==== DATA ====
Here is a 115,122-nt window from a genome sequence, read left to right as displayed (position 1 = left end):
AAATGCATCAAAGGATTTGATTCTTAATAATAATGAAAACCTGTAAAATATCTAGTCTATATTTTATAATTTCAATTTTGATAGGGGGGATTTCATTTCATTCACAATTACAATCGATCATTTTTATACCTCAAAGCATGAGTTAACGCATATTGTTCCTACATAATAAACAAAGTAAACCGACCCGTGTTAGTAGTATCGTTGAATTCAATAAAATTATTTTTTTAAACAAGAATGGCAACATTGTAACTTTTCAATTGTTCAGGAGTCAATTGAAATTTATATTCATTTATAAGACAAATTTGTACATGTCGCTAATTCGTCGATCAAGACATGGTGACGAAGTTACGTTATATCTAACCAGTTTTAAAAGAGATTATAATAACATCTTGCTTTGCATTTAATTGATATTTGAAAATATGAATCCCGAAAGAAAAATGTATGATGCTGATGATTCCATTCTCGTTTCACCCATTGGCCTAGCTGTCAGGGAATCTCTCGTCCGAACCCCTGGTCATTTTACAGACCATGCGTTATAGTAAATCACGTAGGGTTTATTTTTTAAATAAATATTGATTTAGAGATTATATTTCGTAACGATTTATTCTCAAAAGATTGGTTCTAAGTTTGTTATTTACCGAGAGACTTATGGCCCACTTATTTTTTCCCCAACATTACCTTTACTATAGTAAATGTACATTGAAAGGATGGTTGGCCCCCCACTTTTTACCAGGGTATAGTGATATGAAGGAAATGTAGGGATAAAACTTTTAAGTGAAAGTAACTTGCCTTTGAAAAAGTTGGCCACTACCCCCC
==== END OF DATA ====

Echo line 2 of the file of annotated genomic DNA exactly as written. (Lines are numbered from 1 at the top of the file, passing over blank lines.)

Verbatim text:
AAATGCATCAAAGGATTTGATTCTTAATAATAATGAAAACCTGTAAAATATCTAGTCTATATTTTATAATTTCAATTTTGATAGGGGGGATTTCATTTCATTCACAATTACAATCGATCATTTTTATACCTCAAAGCATGAGTTAACGCATATTGTTCCTACATAATAAACAAAGTAAACCGACCCGTGTTAGTAGTATCGTTGAATTCAATAAAATTATTTTTTTAAACAAGAATGGCAACATTGTAACTTTTCAATTGTTCAGGAGTCAATTGAAATTTATATTCATTTATAAGACAAATTTGTACATGTCGCTAATTCGTCGATCAAGACATGGTGACGAAGTTACGTTATATCTAACCAGTTTTAAAAGAGATTATAATAACATCTTGCTTTGCATTTAATTGATATTTGAAAATATGAATCCCGAAAGAAAAATGTATGATGCTGATGATTCCATTCTCGTTTCACCCATTGGCCTAGCTGTCAGGGAATCTCTCGTCCGAACCCCTGGTCATTTTACAGACCATGCGTTATAGTAAATCACGTAGGGTTTATTTTTTAAATAAATATTGATTTAGAGATTATATTTCGTAACGATTTATTCTCAAAAGATTGGTTCTAAGTTTGTTATTTACCGAGAGACTTATGGCCCACTTATTTTTTCCCCAACATTACCTTTACTATAGTAAATGTACATTGAAAGGATGGTTGGCCCCCCACTTTTTACCAGGGTATAGTGATATGAAGGAAATGTAGGGATAAAACTTTTAAGTGAAAGTAACTTGCCTTTGAAAAAGTTGGCCACTACCCCCC